In Dave Gibbons new book, he argues that successful leaders will be third culture leaders–leaders who are liquid and adaptable to the changing cultural landscape that is globalization. Throughout the book he sets out to define what this looks like for the church and her leaders.
One of the attributes of this sort of leader is what he calls the pain principle:
The pain principle grows out of two axioms: (1) For leaders, pain in life has a way of deconstructing us to our most genuine, humble, authentic selves. It’s part of the leader’s job description. (2) For most people, regardless of culture, it’s easier to connect with a leader’s pain and short-comings and mistakes than her successes and triumphs.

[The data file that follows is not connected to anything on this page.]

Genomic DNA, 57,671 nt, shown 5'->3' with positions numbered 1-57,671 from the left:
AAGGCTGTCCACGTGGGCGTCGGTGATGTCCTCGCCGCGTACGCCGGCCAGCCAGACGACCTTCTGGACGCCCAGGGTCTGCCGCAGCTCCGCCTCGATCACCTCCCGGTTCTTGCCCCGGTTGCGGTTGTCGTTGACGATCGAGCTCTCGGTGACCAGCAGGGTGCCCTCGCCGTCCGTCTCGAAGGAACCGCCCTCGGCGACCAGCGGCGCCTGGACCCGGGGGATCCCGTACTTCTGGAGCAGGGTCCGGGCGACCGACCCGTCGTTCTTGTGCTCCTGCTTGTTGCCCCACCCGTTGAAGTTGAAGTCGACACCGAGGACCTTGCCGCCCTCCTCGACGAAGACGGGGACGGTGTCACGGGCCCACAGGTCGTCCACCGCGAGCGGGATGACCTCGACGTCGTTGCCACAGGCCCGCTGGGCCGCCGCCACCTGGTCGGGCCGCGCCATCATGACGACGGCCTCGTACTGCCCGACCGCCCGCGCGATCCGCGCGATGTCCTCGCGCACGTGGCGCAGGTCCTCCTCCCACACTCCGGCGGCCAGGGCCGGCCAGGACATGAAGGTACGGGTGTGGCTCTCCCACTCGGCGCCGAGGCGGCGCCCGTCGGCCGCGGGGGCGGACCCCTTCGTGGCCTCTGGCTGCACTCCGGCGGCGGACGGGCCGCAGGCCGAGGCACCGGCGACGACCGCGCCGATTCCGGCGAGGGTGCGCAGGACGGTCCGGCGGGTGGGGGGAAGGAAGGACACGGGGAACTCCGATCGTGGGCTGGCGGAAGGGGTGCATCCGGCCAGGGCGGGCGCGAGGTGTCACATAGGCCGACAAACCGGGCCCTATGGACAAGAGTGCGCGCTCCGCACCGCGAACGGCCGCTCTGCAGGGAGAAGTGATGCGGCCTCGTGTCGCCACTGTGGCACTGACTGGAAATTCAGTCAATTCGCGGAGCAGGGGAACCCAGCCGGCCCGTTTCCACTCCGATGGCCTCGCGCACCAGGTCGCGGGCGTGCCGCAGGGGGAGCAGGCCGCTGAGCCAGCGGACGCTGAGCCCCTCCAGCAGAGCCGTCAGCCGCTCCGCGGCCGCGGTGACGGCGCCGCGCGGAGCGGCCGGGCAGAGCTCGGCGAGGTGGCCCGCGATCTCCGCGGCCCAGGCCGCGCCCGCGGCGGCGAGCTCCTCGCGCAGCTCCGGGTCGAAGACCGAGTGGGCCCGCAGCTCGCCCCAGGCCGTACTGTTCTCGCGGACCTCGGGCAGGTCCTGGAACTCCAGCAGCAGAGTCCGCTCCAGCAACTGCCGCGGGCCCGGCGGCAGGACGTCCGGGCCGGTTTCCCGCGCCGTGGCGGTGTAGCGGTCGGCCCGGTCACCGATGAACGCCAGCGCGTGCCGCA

I resonate with this principle. It’s the essence of Henri Nouwen’s Wounded Healer metaphor, which has been a guiding principle for the way I strive to do ministry. It doesn’t mean I celebrate brokenness, it just means I’m honest about who I am. I don’t want to glory in failure, I just want to be open enough about my failures so that everyone around me can see the successes God can bring out of failure. I don’t want to focus inordinately on my weakness, I just want to point to God’s strength in spite of my weakness. The pain principle…I like that name.